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7 financial goals you can reach by the end of the year

end of year financial goals
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There’s no need to wait for a new year to make a resolution to improve your finances. Sure, most of 2016 is now behind us, but in the time between now and New Year’s Day you can make a lot of progress toward your goals.

Read more: How much to save each month to have $1 million in retirement

Reach these 7 financial goals by the end of 2016

1. Make a budget

If you’re not keeping track of where your money goes and you’re also having a hard time doing things like getting out of debt or saving money, it’s probably time to get serious about budgeting. It can be as simple or as detailed as you like, but tracking your spending, figuring out your fixed expenses and planning what to do with any leftover money can make it a lot easier to make day-to-day financial decisions.

Read more: 6 reasons why budgeting is easier than you think

2. Build credit

Whether you’re starting with no credit history or you’re trying to bounce back from past credit problems, building credit takes at least 6 months to get going. (Six months of recent credit history is the minimum amount of activity needed to generate a credit score, in most cases.) One of the easiest ways to build credit is to get and use a secured credit card, which requires a cash deposit that serves as the card’s credit limit. (We’ve put together an expert guide to secured credit cards here.)

You could also look into getting a credit-builder loan or work with an alternative credit program that helps you demonstrate creditworthiness with non-credit payment history, like rent or utility bills.

Read more: How to improve your credit score

3. Cut your expenses

If spending less money were easy, a lot of people wouldn’t be in debt. We know it’s not easy. But as difficult as it can be to reduce how much money you spend, it really helps to re-evaluate your habits from time to time as your needs change. For example, if you got a gym membership two years ago but have since shifted your exercise preferences to things you can do outside or at home, cutting it off could be an easy way to put more wiggle room in your budget. The same goes for subscriptions.

You may also want to shop around for cheaper alternatives to fixed expenses, like a better rate on car insurance or consolidating credit card debt with a balance transfer credit card or personal loan with a lower interest rate. If you’re not looking to change insurers or service providers, it doesn’t hurt to ask them about ways to lower your bills.

Read more: This one simple change allowed a woman to start saving over $1,000 a month

4. Make a will

A lot of people put off writing a will, but if you’re looking to accomplish something important in the next few months, you could make this a priority. If you already have a will, review it to see if it needs updating. Don’t know where to start? We’ve put together this simple guide to estate planning to help you out.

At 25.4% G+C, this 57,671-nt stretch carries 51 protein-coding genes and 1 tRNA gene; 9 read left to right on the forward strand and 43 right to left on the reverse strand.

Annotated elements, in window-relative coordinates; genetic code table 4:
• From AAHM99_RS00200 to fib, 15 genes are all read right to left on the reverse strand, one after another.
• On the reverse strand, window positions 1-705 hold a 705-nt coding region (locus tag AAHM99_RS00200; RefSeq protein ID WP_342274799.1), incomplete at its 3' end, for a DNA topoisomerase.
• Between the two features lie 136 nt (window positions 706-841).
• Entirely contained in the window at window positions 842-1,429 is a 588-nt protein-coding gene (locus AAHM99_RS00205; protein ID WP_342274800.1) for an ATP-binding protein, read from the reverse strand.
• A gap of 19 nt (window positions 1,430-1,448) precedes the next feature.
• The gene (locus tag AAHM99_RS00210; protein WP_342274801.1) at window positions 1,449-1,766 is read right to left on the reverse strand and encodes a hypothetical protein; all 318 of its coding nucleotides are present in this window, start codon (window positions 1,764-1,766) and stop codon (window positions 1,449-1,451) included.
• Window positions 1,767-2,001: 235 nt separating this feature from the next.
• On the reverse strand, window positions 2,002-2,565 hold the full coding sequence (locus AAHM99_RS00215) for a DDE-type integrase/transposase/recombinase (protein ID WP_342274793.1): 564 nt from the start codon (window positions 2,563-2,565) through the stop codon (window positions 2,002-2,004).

Read more: Cheapest and easiest ways to do a will

5. Improve your credit score

Credit scores change all the time, and it can sometimes take years for your credit score to recover from a negative event. But there are things you can do in the short term to help. You can start by looking at your credit card limits and your credit card balances. Using as little of your available credit as possible — ideally less than 30% — is a smart way to build a good credit score. While you do that, make sure you’re also making loan and credit card payments on time and not applying for new credit, unless necessary. You can keep track of how your habits are affecting your credit — and track your progress toward building a better score — by getting two free credit scores every 30 days on

Read more: 5 sneaky ways to increase your credit score

6. Save more

You could fill a small library with the number of studies out there on how bad Americans are at saving money. A recent one from the Federal Reserve drew a lot of attention, mainly for this statistic: 46% of Americans surveyed do not have enough money saved to cover a $400 emergency.

If you set aside about $67 a month for the rest of the year, you’d be able to cover a $400 emergency without borrowing money or having to sell something. Setting up (and regularly contributing to) an emergency fund is crucial to staying out of debt, because most people end up saddled with unexpected bills from time to time. A good rule of thumb is to have three to six months’ worth of expenses saved up in such a fund. Don’t let that recommendation intimidate you; you have to start somewhere.

Read more: Over 40 with no retirement savings? Take these 6 steps

7. Clean up your credit report

Credit reports often contain errors, so when you get your free annual credit reports, it’s important to look for anything that might be inaccurate. Some errors could be hurting your credit score, which in turn could cost you money, so it’s in your best interest to get rid of those problems as soon as possible. You can dispute errors on your credit reports, and credit reporting agencies are required to respond to your dispute within 30 days, with a few exceptions. Fixing your credit can take a few months, depending on the severity of the issues, so the sooner you start sorting it out, the better. Here’s a guide on how to dispute credit report errors.

Read more: Clark Howard’s free credit report guide 

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